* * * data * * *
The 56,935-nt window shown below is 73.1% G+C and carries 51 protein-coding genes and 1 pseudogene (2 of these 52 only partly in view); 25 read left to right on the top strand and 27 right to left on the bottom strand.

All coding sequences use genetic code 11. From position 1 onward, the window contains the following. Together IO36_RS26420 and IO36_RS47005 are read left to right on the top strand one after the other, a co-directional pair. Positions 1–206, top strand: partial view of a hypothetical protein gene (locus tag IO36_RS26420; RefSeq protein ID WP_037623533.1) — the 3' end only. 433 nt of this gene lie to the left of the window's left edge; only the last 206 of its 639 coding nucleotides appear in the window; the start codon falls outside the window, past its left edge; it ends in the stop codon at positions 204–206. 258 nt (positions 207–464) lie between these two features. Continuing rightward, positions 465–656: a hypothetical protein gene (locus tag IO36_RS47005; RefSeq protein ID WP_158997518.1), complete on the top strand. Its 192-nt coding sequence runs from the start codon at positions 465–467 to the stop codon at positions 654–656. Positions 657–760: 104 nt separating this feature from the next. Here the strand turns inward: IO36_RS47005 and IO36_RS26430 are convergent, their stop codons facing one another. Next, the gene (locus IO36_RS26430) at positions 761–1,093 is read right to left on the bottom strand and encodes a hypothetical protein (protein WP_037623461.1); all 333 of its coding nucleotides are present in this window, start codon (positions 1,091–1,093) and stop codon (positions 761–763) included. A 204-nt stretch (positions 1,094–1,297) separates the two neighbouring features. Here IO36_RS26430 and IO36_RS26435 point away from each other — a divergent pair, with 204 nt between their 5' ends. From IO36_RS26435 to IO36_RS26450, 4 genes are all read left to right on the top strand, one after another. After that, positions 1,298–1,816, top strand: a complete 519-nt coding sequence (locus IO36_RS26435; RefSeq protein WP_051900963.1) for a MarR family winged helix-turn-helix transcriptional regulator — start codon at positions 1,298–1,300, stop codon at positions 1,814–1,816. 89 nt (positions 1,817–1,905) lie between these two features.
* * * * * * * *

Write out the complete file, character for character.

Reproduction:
The 56,935-nt window shown below is 73.1% G+C and carries 51 protein-coding genes and 1 pseudogene (2 of these 52 only partly in view); 25 read left to right on the top strand and 27 right to left on the bottom strand.

All coding sequences use genetic code 11. From position 1 onward, the window contains the following. Together IO36_RS26420 and IO36_RS47005 are read left to right on the top strand one after the other, a co-directional pair. Positions 1–206, top strand: partial view of a hypothetical protein gene (locus tag IO36_RS26420; RefSeq protein ID WP_037623533.1) — the 3' end only. 433 nt of this gene lie to the left of the window's left edge; only the last 206 of its 639 coding nucleotides appear in the window; the start codon falls outside the window, past its left edge; it ends in the stop codon at positions 204–206. 258 nt (positions 207–464) lie between these two features. Continuing rightward, positions 465–656: a hypothetical protein gene (locus tag IO36_RS47005; RefSeq protein ID WP_158997518.1), complete on the top strand. Its 192-nt coding sequence runs from the start codon at positions 465–467 to the stop codon at positions 654–656. Positions 657–760: 104 nt separating this feature from the next. Here the strand turns inward: IO36_RS47005 and IO36_RS26430 are convergent, their stop codons facing one another. Next, the gene (locus IO36_RS26430) at positions 761–1,093 is read right to left on the bottom strand and encodes a hypothetical protein (protein WP_037623461.1); all 333 of its coding nucleotides are present in this window, start codon (positions 1,091–1,093) and stop codon (positions 761–763) included. A 204-nt stretch (positions 1,094–1,297) separates the two neighbouring features. Here IO36_RS26430 and IO36_RS26435 point away from each other — a divergent pair, with 204 nt between their 5' ends. From IO36_RS26435 to IO36_RS26450, 4 genes are all read left to right on the top strand, one after another. After that, positions 1,298–1,816, top strand: a complete 519-nt coding sequence (locus IO36_RS26435; RefSeq protein WP_051900963.1) for a MarR family winged helix-turn-helix transcriptional regulator — start codon at positions 1,298–1,300, stop codon at positions 1,814–1,816. 89 nt (positions 1,817–1,905) lie between these two features.